Who in their right mind would choose a career that requires attention and responsibility 24 hours a day, 365 days a year? Who in their right mind would choose a career where they have to work in all elements: rain, sleet, thunderstorms, heat, cold, and so forth? Who in their right mind would work at times for very little pay or even nothing? These are questions with one simple answer.
I guess I could be working somewhere else making pretty good money not worrying if the milk market will crash, and not worrying if we will have enough money to pay the feed bills. If I worked somewhere else, I would not be worrying about the bulk tanks cooling properly or if all the parlor equipment was working correctly.
There have been a few times where selling the cows and getting a job elsewhere seemed like maybe it would easier, less stressful, and better financially. So I’ll ask one more time, who in their right mind would choose the career path my family and I have chosen? People on the outside would be wondering why. They would wonder who would want to do this. It’s because they don’t understand.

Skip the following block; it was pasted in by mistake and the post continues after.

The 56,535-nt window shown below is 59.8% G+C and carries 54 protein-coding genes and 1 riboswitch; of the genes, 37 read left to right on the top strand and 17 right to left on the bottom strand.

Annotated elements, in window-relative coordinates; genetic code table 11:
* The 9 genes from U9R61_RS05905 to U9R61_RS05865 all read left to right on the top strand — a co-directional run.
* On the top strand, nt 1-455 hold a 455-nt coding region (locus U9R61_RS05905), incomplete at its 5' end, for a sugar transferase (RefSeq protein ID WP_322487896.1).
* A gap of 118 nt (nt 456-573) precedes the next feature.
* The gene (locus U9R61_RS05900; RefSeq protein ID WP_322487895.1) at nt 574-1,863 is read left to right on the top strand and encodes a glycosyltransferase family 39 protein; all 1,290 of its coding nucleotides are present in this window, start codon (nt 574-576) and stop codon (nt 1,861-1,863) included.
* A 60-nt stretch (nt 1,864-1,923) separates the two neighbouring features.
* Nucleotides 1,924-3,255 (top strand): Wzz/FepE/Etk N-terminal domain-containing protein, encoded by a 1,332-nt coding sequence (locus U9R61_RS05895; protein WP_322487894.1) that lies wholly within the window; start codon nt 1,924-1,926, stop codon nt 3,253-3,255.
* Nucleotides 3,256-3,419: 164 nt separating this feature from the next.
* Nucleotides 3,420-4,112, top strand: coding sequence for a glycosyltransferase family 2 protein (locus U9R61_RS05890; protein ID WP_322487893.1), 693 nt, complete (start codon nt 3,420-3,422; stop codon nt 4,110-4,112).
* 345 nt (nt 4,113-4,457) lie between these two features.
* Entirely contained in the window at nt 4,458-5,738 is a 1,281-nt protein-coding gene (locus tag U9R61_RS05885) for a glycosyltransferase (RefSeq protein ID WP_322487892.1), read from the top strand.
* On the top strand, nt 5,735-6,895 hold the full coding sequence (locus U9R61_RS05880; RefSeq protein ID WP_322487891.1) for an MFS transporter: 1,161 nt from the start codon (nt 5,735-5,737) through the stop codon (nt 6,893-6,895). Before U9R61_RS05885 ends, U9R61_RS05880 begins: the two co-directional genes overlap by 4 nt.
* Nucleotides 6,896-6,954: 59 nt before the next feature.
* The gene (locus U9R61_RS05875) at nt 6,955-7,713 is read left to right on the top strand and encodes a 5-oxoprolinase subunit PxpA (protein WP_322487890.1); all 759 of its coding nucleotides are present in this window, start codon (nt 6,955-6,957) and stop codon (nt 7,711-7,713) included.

There is no doubt the stress and worry that dairy farmers endure. But when you love what you do, you deal with these things in a different way. You strategize to make ends meet at the worst of times because you don’t want to lose what you father, grandfather, and great grandfather work so hard to accomplish, and you want to feel that accomplishment, too. You want to live up to those people. You want them to feel proud that you kept the legacy going. You appreciate your livestock, land, and equipment.
I love the career path I have chosen, even during the hard times. The rewarding feeling of getting through a long, tough day with the cows fed, milked, healthy, and happy is worth any stress we go through. Our cows rely on us for everything. To be able to provide for them and keep them healthy is an awesome feeling.
Mark and Caitlin Rodgers are dairy farmers in Dearing, Georgia. Their “Father and Daughter Dairy Together” column appears every other Thursday on HD Notebook. The Rodgers have a 400-cow dairy that averages 32,000 pounds of milk. Follow their family farm on Facebook at Hillcrest Farms Inc.